"Keeping cost in mind, we did look at the state-owned sites in the county. So we proposed using two of the existing VIPER sites to help keep the costs down, because VIPER does have a pretty good track record of allowing counties to use their sites at no cost, and then we would reuse one existing site today. There are some site improvements that are accounted for in the budget."
According to Hennemann, the DMR overhaul would cost the county just under $5 million.
Board/local first responders' input
Interim County Manager Norris Gentry thanked Dispenza and the numerous first responders and law enforcement officers who were in attendance, including Sheriff Buddy Harwood, for their collaboration on the project.
"It is clear the current system that we have is grossly inadequate," Gentry said. "It is a matter of public health and safety. If you can't communicate with each other adequately or efficiently, people's lives are at risk every day. So, this is another unfortunate case of generational neglect. This has been building for years. But now we have a roadmap forward. That's part of our responsibility, of government, is to find those services that provide a quality of life and an assurance to help us be able to deliver those services to the public."
Commissioner Michael Garrison, the former fire chief in Mars Hill, raised the issue of funding the overhaul.
"I realize that all the different entities that are associated are going to have to buy into some incurred costs," Garrison said. "But there are a lot of agencies and departments that don't have the ability to shell out the better part of $5 million."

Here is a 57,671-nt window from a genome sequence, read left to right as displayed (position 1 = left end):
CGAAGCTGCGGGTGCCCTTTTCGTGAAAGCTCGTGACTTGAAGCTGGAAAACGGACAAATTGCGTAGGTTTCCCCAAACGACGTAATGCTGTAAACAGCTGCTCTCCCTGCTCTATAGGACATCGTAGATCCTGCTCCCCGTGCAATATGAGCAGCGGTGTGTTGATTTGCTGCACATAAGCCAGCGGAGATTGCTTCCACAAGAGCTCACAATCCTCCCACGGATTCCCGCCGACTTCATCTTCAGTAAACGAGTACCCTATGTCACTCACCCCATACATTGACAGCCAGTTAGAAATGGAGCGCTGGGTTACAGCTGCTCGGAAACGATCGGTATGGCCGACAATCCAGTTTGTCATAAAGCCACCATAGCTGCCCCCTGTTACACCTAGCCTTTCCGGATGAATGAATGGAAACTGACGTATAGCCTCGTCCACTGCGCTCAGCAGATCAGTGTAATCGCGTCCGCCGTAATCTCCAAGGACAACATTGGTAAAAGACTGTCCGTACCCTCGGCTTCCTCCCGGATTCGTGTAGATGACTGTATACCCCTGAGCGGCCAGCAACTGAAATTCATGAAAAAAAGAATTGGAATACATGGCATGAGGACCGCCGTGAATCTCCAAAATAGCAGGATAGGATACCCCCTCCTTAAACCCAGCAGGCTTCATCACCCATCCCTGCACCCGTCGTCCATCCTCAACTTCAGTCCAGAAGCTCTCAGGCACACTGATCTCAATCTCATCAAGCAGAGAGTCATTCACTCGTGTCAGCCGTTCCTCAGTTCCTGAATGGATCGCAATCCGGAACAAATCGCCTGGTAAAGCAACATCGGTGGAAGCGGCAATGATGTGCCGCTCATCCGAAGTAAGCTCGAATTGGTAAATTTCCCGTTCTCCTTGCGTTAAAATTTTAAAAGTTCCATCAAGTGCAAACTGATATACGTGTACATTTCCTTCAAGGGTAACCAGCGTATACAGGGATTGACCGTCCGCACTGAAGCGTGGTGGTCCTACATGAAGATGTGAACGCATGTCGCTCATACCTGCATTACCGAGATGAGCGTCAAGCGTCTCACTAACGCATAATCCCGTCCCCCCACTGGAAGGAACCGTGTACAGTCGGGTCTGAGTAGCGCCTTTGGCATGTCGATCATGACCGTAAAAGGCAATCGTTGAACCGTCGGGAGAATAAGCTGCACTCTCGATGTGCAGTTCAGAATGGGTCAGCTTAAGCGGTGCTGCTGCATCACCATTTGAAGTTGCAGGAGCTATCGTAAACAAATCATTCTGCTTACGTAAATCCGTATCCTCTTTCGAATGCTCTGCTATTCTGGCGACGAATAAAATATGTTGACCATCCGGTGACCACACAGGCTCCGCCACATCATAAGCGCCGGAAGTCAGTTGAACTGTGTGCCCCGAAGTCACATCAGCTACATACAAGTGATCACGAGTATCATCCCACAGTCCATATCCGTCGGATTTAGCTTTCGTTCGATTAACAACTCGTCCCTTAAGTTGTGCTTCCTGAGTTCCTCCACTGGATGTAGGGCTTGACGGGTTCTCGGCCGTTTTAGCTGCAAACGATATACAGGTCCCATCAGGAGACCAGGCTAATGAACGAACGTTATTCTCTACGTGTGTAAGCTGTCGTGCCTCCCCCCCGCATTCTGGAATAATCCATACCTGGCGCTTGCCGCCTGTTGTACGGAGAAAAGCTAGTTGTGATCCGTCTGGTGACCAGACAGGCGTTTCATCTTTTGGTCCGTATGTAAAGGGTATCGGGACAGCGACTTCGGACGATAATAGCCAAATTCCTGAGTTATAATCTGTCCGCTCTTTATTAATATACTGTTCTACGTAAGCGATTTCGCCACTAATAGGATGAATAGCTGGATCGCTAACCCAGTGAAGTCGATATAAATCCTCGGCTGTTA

Mission Critical's North Carolina Phillip Penny addressed the grant funding opportunities that could be available to the county.
"We want to help be a part of your solution, so we really would like to continue with this project to help you any way we can," Penny said. "I've been talking to Caleb (Dispenza) for about a year now, and we will continue to support the project. If we can help you identify grant opportunities ... even the Dogwood (Health Trust) Leverage Fund had some money available at one time. Our goal would be to help you identify those opportunities where we can find grants because $5 million is a lot of money. We want to be a part of your process of trying to come up with that price."
Still, Garrison said he supports the county's exploring upgrades to its public safety radio system.
"I think I can speak for the board - we're all in support of moving forward, and understand the necessity and the urgency," he said. "It's one of those things that we're going to have to address."
Commissioner Craig Goforth, an associate professor and dean of Mars Hill University's criminal justice program, shared Garrison's enthusiasm.
"This is not going to die on our watch," Goforth said. "It's ridiculous to think that somebody can't make a radio call from Laurel and get the help they need."
Mars Hill Volunteer Fire Department Chief Nathan Waldrop gave Garrison a letter to read during the meeting.
"I'm here to speak briefly on the communication towers equipment consultation report," Waldrop said in the letter. "For many years our county has operated a VHF radio system for our fire, EMS and law enforcement agencies. This system has served our county well, but it has become antiquated, inadequate and is in urgent need of a major overhaul. Emergency communications in our county is of paramount importance. Our county is growing. In our department alone, our calls have gone up 40.4% over the last ten years.
Dispenza said he coordinates a radio network focus group composed of local fire/first responders and law enforcement officials that meets semi-regularly. He said the focus group will meet the week of Nov. 22 to discuss Mission Critical's findings and identify specific needs.